Climate Fears Are Driving ‘Ecomigration’ Across Globe

Tuesday, February 24th, 2009

Adam Fier recently sold his home, got rid of his car and pulled his twin 6-year-old girls out of elementary school in Montgomery County. He and his wife packed the family’s belongings and moved to New Zealand — a place they had never visited or seen before, and where they have no family or professional connections. Among the top reasons: global warming.

Halfway around the world, the president of Kiribati, a Pacific nation of low-lying islands, said last week that his country is exploring ways to move all its 100,000 citizens to a new homeland because of fears that a steadily rising ocean will make the islands uninhabitable.

The two men are at contrasting poles of a phenomenon that threatens to reshape economies, politics and cultures across the planet. By choice or necessity, millions of “ecomigrants” — most of them poor and desperate — are on the move in search of more habitable living space.

There were about 25 million ecomigrants in the world a little more than a decade ago, said Norman Myers, a respected British environmental researcher at Oxford University. That number is now “a good deal higher,” he added. “It’s plain that sea-level rise in the wake of climate change will inundate the homelands of huge numbers of people.”

In Bangladesh, about 12 million to 17 million people have fled their homes in recent decades because of environmental disasters — and the low-lying country is likely to experience more intense flooding in the future. In several countries in Africa’s Sahel region, bordering the Sahara, about 10 million people have been driven to move by droughts and famines.


Glaciers In China And Tibet Fading Fast

Tuesday, February 24th, 2009

Glaciers that serve as water sources to one of the most ecologically diverse alpine communities on earth are melting at an alarming rate, according to a recent report.

A three-year study, to be used by the China Geological Survey Institute, shows that glaciers in the Yangtze source area, central to the Qinghai-Tibet plateau in south-western China, have receded 196 square kilometres over the past 40 years.

Glaciers at the headwaters of the Yangtze, China’s longest river, now cover 1,051 square kilometres compared to 1,247 square kilometres in 1971, a loss of nearly a billion cubic metres of water, while the tongue of the Yuzhu glacier, the highest in the Kunlun Mountains fell by 1,500 metres over the same period.

Melting glacier water will replenish rivers in the short term, but as the resource diminishes drought will dominate the river reaches in the long term. Several major rivers including the Yangtze, Mekong and Indus begin their journeys to the sea from the Tibetan Plateau Steppe, one of the largest land-based wilderness areas left in the world.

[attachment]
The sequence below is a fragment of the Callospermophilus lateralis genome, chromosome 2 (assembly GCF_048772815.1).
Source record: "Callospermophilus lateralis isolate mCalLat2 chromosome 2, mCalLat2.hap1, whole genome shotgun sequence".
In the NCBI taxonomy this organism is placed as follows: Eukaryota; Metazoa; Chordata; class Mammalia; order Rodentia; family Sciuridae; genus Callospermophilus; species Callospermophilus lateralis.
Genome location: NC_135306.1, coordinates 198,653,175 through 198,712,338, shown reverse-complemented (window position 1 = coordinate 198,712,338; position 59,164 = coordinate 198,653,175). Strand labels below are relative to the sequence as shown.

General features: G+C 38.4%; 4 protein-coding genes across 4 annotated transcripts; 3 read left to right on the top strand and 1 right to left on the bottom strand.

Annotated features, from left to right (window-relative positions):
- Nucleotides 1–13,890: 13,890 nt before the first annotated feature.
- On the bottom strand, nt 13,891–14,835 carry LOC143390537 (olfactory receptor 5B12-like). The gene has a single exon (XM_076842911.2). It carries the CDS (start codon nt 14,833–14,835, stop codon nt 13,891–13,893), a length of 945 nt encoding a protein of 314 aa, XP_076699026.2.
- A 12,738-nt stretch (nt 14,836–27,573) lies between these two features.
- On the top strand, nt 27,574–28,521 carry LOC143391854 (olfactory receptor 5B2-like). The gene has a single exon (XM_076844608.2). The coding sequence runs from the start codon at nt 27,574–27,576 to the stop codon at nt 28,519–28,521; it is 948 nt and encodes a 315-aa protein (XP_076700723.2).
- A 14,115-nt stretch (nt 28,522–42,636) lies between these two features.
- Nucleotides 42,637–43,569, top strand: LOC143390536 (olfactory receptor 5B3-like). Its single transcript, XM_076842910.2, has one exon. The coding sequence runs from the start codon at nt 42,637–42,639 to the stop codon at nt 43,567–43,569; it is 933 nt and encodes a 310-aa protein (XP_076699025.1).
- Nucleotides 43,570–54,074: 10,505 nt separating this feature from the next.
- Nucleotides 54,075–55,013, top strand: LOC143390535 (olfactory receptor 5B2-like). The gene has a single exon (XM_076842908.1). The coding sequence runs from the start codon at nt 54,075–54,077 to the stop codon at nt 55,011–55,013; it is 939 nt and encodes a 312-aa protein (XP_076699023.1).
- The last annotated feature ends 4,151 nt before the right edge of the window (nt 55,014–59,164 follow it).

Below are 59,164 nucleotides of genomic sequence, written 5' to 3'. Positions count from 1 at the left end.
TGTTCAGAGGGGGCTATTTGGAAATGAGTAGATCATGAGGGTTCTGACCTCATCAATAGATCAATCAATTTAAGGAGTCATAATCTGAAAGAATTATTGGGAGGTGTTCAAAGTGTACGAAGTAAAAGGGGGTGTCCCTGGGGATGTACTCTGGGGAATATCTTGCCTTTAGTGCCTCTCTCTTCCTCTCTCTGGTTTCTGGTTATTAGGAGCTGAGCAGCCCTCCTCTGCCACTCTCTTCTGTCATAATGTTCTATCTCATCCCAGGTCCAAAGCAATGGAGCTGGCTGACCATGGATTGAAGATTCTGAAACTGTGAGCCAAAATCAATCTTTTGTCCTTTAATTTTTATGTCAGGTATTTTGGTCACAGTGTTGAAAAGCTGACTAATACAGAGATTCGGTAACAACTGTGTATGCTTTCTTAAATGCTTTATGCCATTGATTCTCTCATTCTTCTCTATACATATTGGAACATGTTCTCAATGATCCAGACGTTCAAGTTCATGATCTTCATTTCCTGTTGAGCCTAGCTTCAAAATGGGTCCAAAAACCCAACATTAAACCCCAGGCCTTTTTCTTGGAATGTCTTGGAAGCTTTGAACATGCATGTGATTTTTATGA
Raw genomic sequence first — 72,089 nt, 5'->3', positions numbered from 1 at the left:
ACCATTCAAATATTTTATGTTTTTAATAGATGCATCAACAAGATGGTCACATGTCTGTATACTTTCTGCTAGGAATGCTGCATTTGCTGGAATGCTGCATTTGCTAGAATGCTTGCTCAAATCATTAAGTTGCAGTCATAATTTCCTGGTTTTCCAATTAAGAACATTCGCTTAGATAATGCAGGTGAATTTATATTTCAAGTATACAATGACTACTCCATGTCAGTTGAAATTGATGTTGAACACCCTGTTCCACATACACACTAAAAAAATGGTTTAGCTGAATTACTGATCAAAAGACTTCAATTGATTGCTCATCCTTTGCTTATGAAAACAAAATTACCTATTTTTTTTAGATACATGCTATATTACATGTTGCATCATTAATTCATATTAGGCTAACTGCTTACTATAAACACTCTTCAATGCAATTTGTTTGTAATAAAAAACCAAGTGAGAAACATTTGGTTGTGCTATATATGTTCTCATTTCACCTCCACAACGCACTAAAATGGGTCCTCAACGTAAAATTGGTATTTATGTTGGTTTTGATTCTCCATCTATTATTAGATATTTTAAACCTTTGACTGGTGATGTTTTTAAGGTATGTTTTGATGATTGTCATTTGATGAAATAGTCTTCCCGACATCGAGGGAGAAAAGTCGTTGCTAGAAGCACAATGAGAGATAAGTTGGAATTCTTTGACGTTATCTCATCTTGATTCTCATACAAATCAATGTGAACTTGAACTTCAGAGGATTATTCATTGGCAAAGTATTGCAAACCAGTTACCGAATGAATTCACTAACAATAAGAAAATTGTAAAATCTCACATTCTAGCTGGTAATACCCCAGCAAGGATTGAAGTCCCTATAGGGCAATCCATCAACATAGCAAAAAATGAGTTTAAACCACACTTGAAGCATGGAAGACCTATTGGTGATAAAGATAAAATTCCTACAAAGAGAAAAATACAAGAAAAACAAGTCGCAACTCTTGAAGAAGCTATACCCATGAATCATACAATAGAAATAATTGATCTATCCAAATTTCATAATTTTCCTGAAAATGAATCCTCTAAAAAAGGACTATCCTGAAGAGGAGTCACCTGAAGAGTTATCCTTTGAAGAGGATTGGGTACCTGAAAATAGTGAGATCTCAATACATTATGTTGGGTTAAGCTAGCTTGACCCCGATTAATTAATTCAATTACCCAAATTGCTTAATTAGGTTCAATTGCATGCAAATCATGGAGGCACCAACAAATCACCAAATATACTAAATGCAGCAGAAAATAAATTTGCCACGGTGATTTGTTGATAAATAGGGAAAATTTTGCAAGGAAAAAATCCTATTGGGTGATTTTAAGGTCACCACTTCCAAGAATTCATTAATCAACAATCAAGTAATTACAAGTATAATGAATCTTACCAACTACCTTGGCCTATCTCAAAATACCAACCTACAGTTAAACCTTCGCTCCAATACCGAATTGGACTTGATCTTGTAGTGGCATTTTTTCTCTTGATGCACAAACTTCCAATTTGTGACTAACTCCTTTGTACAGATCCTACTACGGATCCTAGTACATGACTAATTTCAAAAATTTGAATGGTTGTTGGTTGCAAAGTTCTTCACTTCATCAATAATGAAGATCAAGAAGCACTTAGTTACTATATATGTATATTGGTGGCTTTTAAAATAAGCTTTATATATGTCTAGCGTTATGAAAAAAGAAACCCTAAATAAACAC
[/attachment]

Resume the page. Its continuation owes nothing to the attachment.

Energy Secretary: Climate change could wipe out Calif. farming

Thursday, February 19th, 2009

Energy Secretary Steven Chu warned that, if climate change continues unabated, California’s agriculture could vanish by the end of the century.

Speaking with the Los Angeles Times, Mr. Chu, a Nobel Prize-winning physicist who ran the Lawrence Berkeley National Laboratory before joining the Obama administration, said that warming temperatures could eliminate up to 90 percent of the Sierra snowpack, which provides water to many of the state’s 76,000 farms.

“I don’t think the American public has gripped in its gut what could happen,” he told the newspaper. “We’re looking at a scenario where there’s no more agriculture in California.”

“I don’t actually see how they can keep their cities going,” he added.

According to statistics from the US Department of Agriculture [PDF], California is responsible for about half of US fruit, nut, and fresh vegetable production.


Drought threatens China wheat production

Saturday, February 14th, 2009

I’ve written before about what I think will happen to world food prices when China ends up growing significantly less food than it needs.   They will, of course, take part of their enormous trade surplus money and go out onto the world market and buy what they need at whatever prices they have to pay.   And that, in turn, will drive food prices sharply up all around the world.

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BEIJING, Feb. 3 (Xinhua) — Lack of rainfall has led to severe drought in northern China, affecting more than 140 million mu (9.3 million hectares) of wheat, said the Ministry of Agriculture (MOA) on Tuesday.

    By February 2, 141 million mu wheat in six major grain production provinces, including Henan, Anhui, Shandong, Shanxi, Gansu and Shaanxi, were hit by drought, Agriculture Minister Sun Zhengcai said at a video conference called to coordinate drought relief efforts.

    The drought is casting a shadow over China’s wheat production, as almost 43 percent of the winter crop has been affected. In comparison, nine million mu of wheat suffered from drought in the same period last year.